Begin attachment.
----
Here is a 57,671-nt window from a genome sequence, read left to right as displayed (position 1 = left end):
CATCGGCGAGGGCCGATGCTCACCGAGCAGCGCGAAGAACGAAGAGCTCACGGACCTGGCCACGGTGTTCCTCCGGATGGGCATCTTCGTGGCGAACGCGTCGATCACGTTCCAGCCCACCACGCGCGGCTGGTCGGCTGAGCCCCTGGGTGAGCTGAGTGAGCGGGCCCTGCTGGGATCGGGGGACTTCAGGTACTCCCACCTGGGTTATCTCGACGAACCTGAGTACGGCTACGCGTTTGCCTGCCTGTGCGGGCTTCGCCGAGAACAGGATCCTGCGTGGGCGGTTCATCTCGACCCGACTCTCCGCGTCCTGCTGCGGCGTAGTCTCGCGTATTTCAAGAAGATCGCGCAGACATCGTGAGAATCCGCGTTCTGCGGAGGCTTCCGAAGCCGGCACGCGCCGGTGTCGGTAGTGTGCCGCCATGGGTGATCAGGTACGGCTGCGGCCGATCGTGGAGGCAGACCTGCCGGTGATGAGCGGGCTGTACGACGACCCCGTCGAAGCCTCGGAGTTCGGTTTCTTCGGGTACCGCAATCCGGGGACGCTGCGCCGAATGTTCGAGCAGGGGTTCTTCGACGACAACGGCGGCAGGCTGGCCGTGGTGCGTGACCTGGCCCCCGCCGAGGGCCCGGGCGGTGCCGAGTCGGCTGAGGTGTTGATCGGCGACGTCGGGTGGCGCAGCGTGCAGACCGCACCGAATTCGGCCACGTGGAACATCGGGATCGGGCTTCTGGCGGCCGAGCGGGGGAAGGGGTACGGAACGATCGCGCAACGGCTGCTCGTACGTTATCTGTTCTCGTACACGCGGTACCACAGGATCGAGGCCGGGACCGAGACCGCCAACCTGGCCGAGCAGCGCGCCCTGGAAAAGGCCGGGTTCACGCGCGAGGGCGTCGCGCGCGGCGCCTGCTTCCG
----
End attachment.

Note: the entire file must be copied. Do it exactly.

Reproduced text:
Here is a 57,671-nt window from a genome sequence, read left to right as displayed (position 1 = left end):
CATCGGCGAGGGCCGATGCTCACCGAGCAGCGCGAAGAACGAAGAGCTCACGGACCTGGCCACGGTGTTCCTCCGGATGGGCATCTTCGTGGCGAACGCGTCGATCACGTTCCAGCCCACCACGCGCGGCTGGTCGGCTGAGCCCCTGGGTGAGCTGAGTGAGCGGGCCCTGCTGGGATCGGGGGACTTCAGGTACTCCCACCTGGGTTATCTCGACGAACCTGAGTACGGCTACGCGTTTGCCTGCCTGTGCGGGCTTCGCCGAGAACAGGATCCTGCGTGGGCGGTTCATCTCGACCCGACTCTCCGCGTCCTGCTGCGGCGTAGTCTCGCGTATTTCAAGAAGATCGCGCAGACATCGTGAGAATCCGCGTTCTGCGGAGGCTTCCGAAGCCGGCACGCGCCGGTGTCGGTAGTGTGCCGCCATGGGTGATCAGGTACGGCTGCGGCCGATCGTGGAGGCAGACCTGCCGGTGATGAGCGGGCTGTACGACGACCCCGTCGAAGCCTCGGAGTTCGGTTTCTTCGGGTACCGCAATCCGGGGACGCTGCGCCGAATGTTCGAGCAGGGGTTCTTCGACGACAACGGCGGCAGGCTGGCCGTGGTGCGTGACCTGGCCCCCGCCGAGGGCCCGGGCGGTGCCGAGTCGGCTGAGGTGTTGATCGGCGACGTCGGGTGGCGCAGCGTGCAGACCGCACCGAATTCGGCCACGTGGAACATCGGGATCGGGCTTCTGGCGGCCGAGCGGGGGAAGGGGTACGGAACGATCGCGCAACGGCTGCTCGTACGTTATCTGTTCTCGTACACGCGGTACCACAGGATCGAGGCCGGGACCGAGACCGCCAACCTGGCCGAGCAGCGCGCCCTGGAAAAGGCCGGGTTCACGCGCGAGGGCGTCGCGCGCGGCGCCTGCTTCCG